[Ksummit-2012-discuss] [ATTEND] "Modularize" built-in componets to expunge them if they are unnecessary; Wither the baseline attendance.

H. Peter Anvin hpa at zytor.com
Mon Jun 18 03:48:44 UTC 2012

On 06/17/2012 12:28 PM, Konrad Rzeszutek Wilk wrote:
> Hello All,
> Would like to discuss a mechanism to "modularize" built-in components. Meaning that
> drivers/subsystems that are built in with CONFIG_XX=y if they fail to start
> (say AMD IOMMU on Intel hardware) anything but zero are expunged from the .text section.
> Specifically I want to discuss various methods this can be achieved for this:
> 1) make various early stage drivers behave as modules and load them the same way-ish
> (hand-waving) as modules. 2) compaction and re-linking of various text-section around
> the codes that did not get loaded 3) other ways?

Funny enough, I actually discussed this exact thing with Linus over 10
years ago; it might be close to 15 years ago now.

The idea was basically "pre-linked dynamic modules", however, Linus
wanted them allocated out of the direct map rather than vmalloc space
like runtime modules -- this is doable since it is a static allocation
and we just punch holes.

So far so good.  This is where it gets ugly:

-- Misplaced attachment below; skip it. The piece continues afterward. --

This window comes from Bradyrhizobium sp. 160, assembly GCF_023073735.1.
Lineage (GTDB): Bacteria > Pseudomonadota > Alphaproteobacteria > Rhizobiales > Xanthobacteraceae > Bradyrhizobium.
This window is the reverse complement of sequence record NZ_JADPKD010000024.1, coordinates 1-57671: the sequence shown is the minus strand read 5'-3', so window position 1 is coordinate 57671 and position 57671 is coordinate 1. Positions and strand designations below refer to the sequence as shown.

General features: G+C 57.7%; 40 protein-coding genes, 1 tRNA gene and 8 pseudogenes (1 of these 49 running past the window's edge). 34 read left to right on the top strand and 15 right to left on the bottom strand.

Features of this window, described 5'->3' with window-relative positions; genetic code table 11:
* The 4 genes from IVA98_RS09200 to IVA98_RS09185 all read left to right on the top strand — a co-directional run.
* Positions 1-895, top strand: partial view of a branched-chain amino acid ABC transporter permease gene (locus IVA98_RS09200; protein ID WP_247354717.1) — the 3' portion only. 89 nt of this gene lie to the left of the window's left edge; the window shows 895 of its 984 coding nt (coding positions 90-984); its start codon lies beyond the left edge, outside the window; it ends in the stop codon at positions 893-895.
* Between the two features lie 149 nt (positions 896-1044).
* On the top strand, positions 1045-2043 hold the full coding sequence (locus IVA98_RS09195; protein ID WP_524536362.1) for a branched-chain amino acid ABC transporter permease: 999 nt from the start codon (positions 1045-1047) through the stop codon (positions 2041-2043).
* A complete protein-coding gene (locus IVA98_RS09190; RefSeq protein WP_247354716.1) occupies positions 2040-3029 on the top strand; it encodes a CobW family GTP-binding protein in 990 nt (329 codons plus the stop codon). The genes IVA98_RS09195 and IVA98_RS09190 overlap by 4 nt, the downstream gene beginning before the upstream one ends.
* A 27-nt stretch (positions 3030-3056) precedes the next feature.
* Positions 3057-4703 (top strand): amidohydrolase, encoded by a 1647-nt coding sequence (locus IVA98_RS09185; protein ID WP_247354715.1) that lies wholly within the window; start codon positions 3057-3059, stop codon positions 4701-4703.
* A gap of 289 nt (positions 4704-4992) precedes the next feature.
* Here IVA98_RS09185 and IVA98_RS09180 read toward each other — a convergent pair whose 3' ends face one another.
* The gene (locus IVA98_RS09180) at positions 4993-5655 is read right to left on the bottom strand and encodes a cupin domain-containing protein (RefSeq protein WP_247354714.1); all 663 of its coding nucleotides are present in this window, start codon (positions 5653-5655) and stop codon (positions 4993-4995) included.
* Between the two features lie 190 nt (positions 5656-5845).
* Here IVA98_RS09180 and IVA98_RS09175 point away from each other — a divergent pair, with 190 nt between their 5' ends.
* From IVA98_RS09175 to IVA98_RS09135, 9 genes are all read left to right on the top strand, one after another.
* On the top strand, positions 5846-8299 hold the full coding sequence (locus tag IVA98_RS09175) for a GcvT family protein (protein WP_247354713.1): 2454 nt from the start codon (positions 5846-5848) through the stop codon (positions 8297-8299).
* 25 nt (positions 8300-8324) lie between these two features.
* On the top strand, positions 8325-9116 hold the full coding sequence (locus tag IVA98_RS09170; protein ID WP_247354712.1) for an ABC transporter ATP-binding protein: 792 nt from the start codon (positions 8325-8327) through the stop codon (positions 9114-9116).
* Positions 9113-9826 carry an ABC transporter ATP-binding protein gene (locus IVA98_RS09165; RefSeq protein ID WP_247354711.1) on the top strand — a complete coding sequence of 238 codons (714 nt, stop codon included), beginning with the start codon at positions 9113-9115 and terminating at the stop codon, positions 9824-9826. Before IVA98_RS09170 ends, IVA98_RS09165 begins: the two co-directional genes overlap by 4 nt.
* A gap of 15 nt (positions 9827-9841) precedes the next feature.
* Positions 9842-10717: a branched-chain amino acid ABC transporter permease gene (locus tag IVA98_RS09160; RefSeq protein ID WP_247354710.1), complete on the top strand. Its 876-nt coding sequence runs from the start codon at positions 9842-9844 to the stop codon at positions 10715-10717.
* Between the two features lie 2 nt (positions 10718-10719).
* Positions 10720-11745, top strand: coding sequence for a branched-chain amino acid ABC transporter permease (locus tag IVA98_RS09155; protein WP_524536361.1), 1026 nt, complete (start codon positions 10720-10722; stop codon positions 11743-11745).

1. Internal fragmentation.  If each module pads .text/.rodata/.data to
page boundaries, there can be quite a bit of memory lost.

2. Messes with R/RW/RX separation.  The holes being created by freeing
modules means large pages get broken up, adding to TLB pressure.

The good part of this method is that being pre-linked, these modules do
not add significantly to the boot time.  Of course, this assumes someone
actually feels motivated to implement them, which hasn't happened yet.

There are other methods, of course, and some might have different
tradeoffs; in particular something that explicitly creates a compact set
of in-use modules might have lower runtime overhead, but probably a
higher boot time penalty.


H. Peter Anvin, Intel Open Source Technology Center
I work for Intel.  I don't speak on their behalf.

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